A key enabler of Moonray’s approach is its ability to leverage both the European and Asian expertise of its investment teams, and the network formed by the wide portfolio of companies in which it invests. By offering access to its network and resources, Moonray is a proven and powerful partner for new companies entering the market, as well as those in their next phase of growth.

www.moonrayinvestors.com

About Rabobank Group

Rabobank Group is a Netherlands based, international financial services provider operating on the basis of cooperative principles with a predominant focus on providing all finance services in the domestic market. Internationally the Group's focus is on food and agriculture. In line with its cooperative roots, Rabobank Group is a cooperative bank, comprised of independent local Rabobanks, plus their central organisation Rabobank Nederland and its (international) subsidiaries. The organisation has approximately 59,500 employees (fte) worldwide and operates in 42 countries.

Rabobank Group has high credit ratings, awarded by international rating agencies Standard & Poor's,Moody's, Fitch and DBRS. In terms of Tier I capital, the organisation is among the top 30 largest financial institutions in the world.

Internationally, the Rabobank Group operates specialised entities including De Lage Landen (leasing and vendor financing) and Rabo Real Estate Group (real estate management).

For more information about the Rabobank Group go to www.rabobank.com.

Food Sector's Efficiency Drive has Promise

The following editorial piece was published on the Financial Times website, FT.com, in December 2013. For the original article please follow this link.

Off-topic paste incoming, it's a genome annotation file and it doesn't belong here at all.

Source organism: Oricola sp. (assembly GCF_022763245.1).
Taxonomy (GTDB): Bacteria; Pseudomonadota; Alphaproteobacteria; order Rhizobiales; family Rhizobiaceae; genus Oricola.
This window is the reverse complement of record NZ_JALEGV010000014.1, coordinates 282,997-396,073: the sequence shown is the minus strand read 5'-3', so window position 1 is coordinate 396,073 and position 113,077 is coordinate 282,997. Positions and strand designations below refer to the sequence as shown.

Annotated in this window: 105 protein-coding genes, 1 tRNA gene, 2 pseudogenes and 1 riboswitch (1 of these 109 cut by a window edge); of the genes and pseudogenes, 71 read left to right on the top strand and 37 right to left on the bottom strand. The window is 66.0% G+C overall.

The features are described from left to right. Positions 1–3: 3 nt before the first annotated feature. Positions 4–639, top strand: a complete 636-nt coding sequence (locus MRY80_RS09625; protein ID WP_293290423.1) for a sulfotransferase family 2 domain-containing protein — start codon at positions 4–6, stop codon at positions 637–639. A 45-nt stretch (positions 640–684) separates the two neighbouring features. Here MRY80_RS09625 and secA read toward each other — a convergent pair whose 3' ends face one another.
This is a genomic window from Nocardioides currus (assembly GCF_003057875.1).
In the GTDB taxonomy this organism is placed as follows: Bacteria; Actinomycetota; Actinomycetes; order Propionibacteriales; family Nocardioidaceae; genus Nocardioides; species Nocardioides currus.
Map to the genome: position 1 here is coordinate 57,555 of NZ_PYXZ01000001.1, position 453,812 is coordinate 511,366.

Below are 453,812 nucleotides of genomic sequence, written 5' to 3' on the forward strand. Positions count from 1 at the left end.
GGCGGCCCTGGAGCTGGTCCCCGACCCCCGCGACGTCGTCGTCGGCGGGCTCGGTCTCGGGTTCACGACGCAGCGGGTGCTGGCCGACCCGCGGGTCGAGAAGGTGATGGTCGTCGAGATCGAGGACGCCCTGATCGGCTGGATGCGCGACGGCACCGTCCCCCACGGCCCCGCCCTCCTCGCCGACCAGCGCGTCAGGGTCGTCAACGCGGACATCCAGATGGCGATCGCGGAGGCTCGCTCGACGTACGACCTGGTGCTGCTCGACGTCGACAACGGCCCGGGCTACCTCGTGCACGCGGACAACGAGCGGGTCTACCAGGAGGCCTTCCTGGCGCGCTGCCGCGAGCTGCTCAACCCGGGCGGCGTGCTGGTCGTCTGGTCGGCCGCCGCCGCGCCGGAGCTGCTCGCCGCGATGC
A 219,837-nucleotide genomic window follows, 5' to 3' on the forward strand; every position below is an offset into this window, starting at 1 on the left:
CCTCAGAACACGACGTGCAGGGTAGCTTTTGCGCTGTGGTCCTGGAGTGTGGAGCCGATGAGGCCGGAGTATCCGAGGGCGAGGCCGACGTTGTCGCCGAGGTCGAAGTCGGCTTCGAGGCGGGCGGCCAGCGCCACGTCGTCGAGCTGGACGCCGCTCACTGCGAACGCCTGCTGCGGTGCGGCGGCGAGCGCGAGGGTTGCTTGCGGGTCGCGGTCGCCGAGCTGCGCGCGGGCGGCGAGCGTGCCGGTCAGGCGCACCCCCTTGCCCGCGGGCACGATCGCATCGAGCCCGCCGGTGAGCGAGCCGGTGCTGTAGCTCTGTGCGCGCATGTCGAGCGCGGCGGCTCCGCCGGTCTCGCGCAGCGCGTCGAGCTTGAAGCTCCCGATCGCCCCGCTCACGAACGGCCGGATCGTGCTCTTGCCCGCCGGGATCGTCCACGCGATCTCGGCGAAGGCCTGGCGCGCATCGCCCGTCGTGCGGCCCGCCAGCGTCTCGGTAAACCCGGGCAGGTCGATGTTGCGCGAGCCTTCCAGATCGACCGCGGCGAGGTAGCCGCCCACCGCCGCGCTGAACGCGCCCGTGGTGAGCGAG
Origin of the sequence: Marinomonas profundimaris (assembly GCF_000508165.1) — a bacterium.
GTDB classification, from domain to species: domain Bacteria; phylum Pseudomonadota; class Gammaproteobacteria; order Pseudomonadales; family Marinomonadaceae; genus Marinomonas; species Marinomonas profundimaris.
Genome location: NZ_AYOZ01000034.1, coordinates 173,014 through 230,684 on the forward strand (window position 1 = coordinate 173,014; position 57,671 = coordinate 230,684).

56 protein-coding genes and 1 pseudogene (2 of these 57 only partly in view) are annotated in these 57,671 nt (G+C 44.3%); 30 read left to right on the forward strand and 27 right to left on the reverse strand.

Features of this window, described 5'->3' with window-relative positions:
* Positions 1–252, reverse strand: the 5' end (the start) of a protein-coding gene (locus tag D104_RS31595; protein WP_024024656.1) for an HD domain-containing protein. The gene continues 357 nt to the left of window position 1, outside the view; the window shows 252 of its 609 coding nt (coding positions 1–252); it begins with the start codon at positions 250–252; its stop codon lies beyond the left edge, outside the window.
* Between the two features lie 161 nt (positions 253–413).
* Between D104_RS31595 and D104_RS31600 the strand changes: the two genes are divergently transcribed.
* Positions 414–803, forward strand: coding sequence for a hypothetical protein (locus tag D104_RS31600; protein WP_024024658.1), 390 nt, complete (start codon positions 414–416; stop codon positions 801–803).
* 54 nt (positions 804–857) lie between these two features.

Recently, Tesco publicly acknowledged that 28,500 tonnes of food went to waste in its stores and distribution centres in the first six months of 2013. It was a revealing but welcome statement highlighting the fact that the food supply chain is broken.

Tesco’s troubles are part of a bigger story. The food supply chain is riddled with inefficiencies: between production and consumption 40 per cent of food ends up in the bin, according to a recent study by the Food and Agriculture Organisation. At the same time, demand for commodities is projected to rise by 70 per cent between 2005 and 2050.

This demand cannot be satisfied simply by an increase in production: the world is running out of fertile land, water and nutrients, and average rates of improvement in global crop yield are steadily declining.

But Tesco’s frankness on waste points to a dramatic shift in attitude in the food and agriculture industry, from a focus on production to targeting efficiency.

Traditionally, the sector has been all about farming more land and adding more chemicals to improve crop yields. This led to an abundance of cheap food and indifference to waste.

But now the sector is starting to realise that increasing efficiency is the only way forward in the face of unsustainable fundamentals. However, to achieve the necessary gains in efficiency, the sector will need to introduce a host of new technologies.

Some of these will need to be developed from scratch, while many others already exist but are not yet being applied to the food and agriculture value chain. Nevertheless, the opening up of the food market to new products and services will create significant investment opportunities for a variety of asset managers.